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Lots of khatra but little novelty

In the first season of KKK, the idea of showbiz girls doing amazing stunts was a novelty. This time, the stunts are harder, but the novelty has worn off. Poonam Saxena writes.

tv Updated: Sep 11, 2009 23:17 IST
Poonam Saxena

How exciting is it to see someone scoop up live worms (from a big bowl full of wriggling pink worms) with his mouth and then spit them out on someone else’s head? Well, I watched (if you can call squeezing your eyes almost shut as ‘watching’), wincing all through.

After the person had emptied the bowl, he raised his head to reveal a face liberally smeared with a kind of furry pink goo; and the girl on whose head he had spat out the worms had a few stray worms wandering over her face too. I thought I was going to throw up. I also thought both of them should have got a bravery medal (think about it: would you pick up icky worms with your mouth? What if you were a vegetarian?). But Akshay Kumar scowled at them and scolded: “You took four and a half minutes to do that, not good enough, aap ki timing aur achchi ho sakti thi” or words to that effect. The two contestants looked chastened and humbly agreed.

Well, that’s the latest season of Khatron Ke Khiladi (Colors), the desi version of Fear Factor. Akshay Kumar, in rugged outdoor gear (but why oh why must he wear black and white check trousers?) plays the stern anchor — not without a certain earthy sense of humour though — who encourages his 13 haseenayen to perform their stunts as best as they can. The action stunts are quite scary (plenty of water stunts where you have to hold your breath while you do complicated things like untie little flags and then tie them up again) and the creepy crawly stunts are quite revolting. In the first season of KKK, the idea of 13 glamorous showbiz girls doing amazing stunts was a novelty. This time round, though the stunts are harder, the novelty has worn off. Also, by now we’ve seen this cockroaches-on-the-face stuff in other shows too (like the recent Iss Jungle Se Mujhe Bachao on Sony), so though we might still be going “Oh god, how can he/she do it?” we’re not that gobsmacked any more.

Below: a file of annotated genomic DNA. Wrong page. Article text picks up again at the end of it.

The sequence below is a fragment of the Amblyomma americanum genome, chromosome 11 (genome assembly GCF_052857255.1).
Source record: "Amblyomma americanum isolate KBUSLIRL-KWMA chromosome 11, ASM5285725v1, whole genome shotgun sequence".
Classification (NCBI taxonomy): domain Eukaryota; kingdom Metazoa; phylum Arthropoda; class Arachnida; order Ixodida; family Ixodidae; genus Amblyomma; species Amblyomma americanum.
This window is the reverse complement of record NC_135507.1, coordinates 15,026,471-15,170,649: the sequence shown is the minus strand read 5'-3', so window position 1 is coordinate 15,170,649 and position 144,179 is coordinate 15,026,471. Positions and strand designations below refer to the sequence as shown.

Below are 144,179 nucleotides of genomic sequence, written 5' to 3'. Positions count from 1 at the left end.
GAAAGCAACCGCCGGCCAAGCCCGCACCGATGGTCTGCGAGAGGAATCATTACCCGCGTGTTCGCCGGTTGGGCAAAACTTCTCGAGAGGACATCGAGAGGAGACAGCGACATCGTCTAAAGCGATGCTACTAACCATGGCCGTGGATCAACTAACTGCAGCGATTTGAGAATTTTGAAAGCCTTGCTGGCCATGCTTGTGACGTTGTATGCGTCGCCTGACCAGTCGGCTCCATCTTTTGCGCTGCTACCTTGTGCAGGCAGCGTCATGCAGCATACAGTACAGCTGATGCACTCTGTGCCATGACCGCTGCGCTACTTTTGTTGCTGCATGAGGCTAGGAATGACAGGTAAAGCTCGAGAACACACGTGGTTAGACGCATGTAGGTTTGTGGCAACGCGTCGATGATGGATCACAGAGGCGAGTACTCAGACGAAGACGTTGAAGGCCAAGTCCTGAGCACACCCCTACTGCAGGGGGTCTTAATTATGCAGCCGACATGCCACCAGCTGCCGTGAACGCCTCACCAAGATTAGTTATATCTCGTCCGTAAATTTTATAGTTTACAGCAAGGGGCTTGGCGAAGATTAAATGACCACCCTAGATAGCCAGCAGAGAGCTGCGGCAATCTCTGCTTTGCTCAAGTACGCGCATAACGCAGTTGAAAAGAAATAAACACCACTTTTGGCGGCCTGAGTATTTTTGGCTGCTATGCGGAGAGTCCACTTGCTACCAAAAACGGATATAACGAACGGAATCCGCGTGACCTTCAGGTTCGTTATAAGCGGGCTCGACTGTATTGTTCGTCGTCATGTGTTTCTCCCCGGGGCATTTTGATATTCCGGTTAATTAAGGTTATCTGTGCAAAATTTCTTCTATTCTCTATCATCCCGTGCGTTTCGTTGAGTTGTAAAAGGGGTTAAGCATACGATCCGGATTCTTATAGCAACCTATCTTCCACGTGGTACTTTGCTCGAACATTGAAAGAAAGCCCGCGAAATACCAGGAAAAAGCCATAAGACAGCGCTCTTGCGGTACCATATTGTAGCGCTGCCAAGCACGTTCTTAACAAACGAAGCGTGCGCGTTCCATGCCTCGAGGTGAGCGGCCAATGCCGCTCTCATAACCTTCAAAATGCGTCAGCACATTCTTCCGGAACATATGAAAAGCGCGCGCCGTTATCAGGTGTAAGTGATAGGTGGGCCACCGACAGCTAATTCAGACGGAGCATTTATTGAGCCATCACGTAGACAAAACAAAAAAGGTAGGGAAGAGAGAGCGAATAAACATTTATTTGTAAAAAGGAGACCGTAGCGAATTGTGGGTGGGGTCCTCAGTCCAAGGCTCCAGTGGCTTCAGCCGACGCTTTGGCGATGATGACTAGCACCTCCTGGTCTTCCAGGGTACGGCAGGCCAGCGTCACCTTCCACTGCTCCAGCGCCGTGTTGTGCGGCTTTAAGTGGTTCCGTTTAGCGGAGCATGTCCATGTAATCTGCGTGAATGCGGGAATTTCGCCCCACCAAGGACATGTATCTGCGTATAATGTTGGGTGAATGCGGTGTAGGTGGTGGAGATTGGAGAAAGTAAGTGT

But if you are watching, you may as well be told how each contestant’s performance compares to the others’. At least you’d get a sense of the competition (X did it in one minute, but Y took four minutes). As of now, the girls march in one after the other in a seemingly unending procession to do their stuff and only when they’ve all finished does Akshay tell us who did how. Also, at one-and-a-half hours, the show is a bit too long.

We’re all familiar with the way news channels often go on and on and on with a particular story, giving it maximum coverage. However, there are times when you want that kind of coverage on a particular story, but don’t get it; you find channels treating it like any other ‘usual’ big story.

A case in point is the horrifying stampede in a Delhi school in which some girls died and several other schoolchildren were injured. Wanting to know what had happened, I switched on the TV on Thursday afternoon at around 2.45 pm. Aaj Tak, NDTV India and Star News were showing Saas Bahu Aur Betiyaan, Saas Bahu Aur Sansar and Saas Bahu Aur Saazish. IBN 7 had their show, Zindagi Live, on air. NDTV 24x7 was showing, if I remember right, Night Out and CNN-IBN had E Tonight. Zee News was the only channel reporting on the event at that time (Times Now had a short report, but their story on Gautam Gambhir, telecast a little later, was much longer).

You could argue that I would have seen reports on the stampede once the pre-slotted shows were over. However, many of the channels were not even scrolling the news as a headline at the bottom of the screen.

The incident happened on Thursday morning. But if I didn’t know it had happened and I’d switched on my TV on Thursday afternoon, I may still not have known.

And this in the time of 24x7 news!